Stadium Super Trucks could return to Supercars events
The Stadium Super Trucks could return to the Supercars bill next season, with talks to lift the category's Australian ban ongoing.
It's understood the category is being targeted for next year's Adelaide 500, should a peace deal be brokered between SST and the Confederation of Australian Motor Sport.
The US-based series was banned by the CAMS last year due to safety concerns, sparked by a rogue wheel hitting a pedestrian bridge at Barbagallo Raceway.
The trucks had become a regular at the Adelaide, Perth and Gold Coast Supercars rounds before the incident.
SST boss Robby Gordon unsuccessfully attempted to have the ban overturned in court, before the category made one last appearance on Australian soil at a non-CAMS sanctioned event in Sydney last October.
With the green light from CAMS required for Stadium Super Trucks to compete at Adelaide, Motorsport.com understands that there will be conditions to having the ban lifted, including lower jumps than have been used in the past, and higher catch fencing.
CAMS CEO Eugene Arocca confirmed that positive talks with SST officials have been ongoing.
"Look we've always been clear about our expectations on what we would want to achieve in favour of a comeback," said Arocca.
"We didn't give them a permanent suspension, so we've been quite frank about saying that we've been in discussions with them and I would say they're fairly positive discussions about our expectations.
"No one's shutting the door on each other, and I'm not going to go into the details about what we're expecting from them and what they're going to provide us, because that's still in discussion and it would be unfair to go public about that.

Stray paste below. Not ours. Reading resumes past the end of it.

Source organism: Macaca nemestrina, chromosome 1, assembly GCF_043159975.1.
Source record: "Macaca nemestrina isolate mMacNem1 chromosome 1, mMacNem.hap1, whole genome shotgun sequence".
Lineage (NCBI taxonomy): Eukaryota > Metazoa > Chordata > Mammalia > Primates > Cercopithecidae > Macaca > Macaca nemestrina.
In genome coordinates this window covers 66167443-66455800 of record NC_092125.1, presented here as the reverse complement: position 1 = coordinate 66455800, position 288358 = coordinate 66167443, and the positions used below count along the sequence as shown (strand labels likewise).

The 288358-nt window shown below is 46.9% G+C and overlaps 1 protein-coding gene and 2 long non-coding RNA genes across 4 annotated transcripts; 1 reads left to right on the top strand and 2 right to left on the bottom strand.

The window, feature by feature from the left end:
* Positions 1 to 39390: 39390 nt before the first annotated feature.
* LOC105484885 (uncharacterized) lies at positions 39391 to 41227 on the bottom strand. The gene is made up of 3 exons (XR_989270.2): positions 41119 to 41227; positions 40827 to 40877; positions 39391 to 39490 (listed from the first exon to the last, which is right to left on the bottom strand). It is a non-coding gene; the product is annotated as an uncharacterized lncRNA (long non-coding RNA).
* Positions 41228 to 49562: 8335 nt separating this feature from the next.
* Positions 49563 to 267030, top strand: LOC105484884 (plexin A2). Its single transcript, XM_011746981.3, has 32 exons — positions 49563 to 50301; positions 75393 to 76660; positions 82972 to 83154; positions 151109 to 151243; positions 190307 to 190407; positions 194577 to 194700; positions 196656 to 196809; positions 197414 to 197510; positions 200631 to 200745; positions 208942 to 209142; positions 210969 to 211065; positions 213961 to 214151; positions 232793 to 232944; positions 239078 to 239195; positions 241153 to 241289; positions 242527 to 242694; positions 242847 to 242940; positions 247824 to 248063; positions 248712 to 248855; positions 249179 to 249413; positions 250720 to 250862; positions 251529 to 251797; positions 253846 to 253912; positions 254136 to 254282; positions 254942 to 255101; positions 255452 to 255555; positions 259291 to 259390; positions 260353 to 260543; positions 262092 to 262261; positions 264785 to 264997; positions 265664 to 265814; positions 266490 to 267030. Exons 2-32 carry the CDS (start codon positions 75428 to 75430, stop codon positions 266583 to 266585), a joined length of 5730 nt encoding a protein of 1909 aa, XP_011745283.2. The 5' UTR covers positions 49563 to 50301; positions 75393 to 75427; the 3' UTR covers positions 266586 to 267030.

"But so far the vibe is that, you know, we can probably get a point where both of us can shake hands.
"I mean, things can change – I haven't heard back from them for some time recently – but we spoke through most of the latter part of April, early May and so we're now just at a point where we're hoping to hopefully wrap things up in the next two to three weeks."
Arocca also rejected the long-held theory that the saga was fuelled by a personal feud between him and Gordon.
"We have only been at loggerheads to the extent that they were not happy about being suspended," he said.
"We've been very clear about why those reasons were, and I think it's fair to say that we haven't changed our position, but we've just had the opportunity to sit down and talk in more detail.
"I've got nothing personally against Robby and Robby's rung me a number of times, and there's no animosity, there's no backchat, we just want to be professional about the outcome. And I'm pretty confident that if discussions keep going the way they are, then hopefully we're going to achieve it.
"It's still got to go to the board, and we've still got to reach a concluded agreement outcome, but I'm pretty confident."
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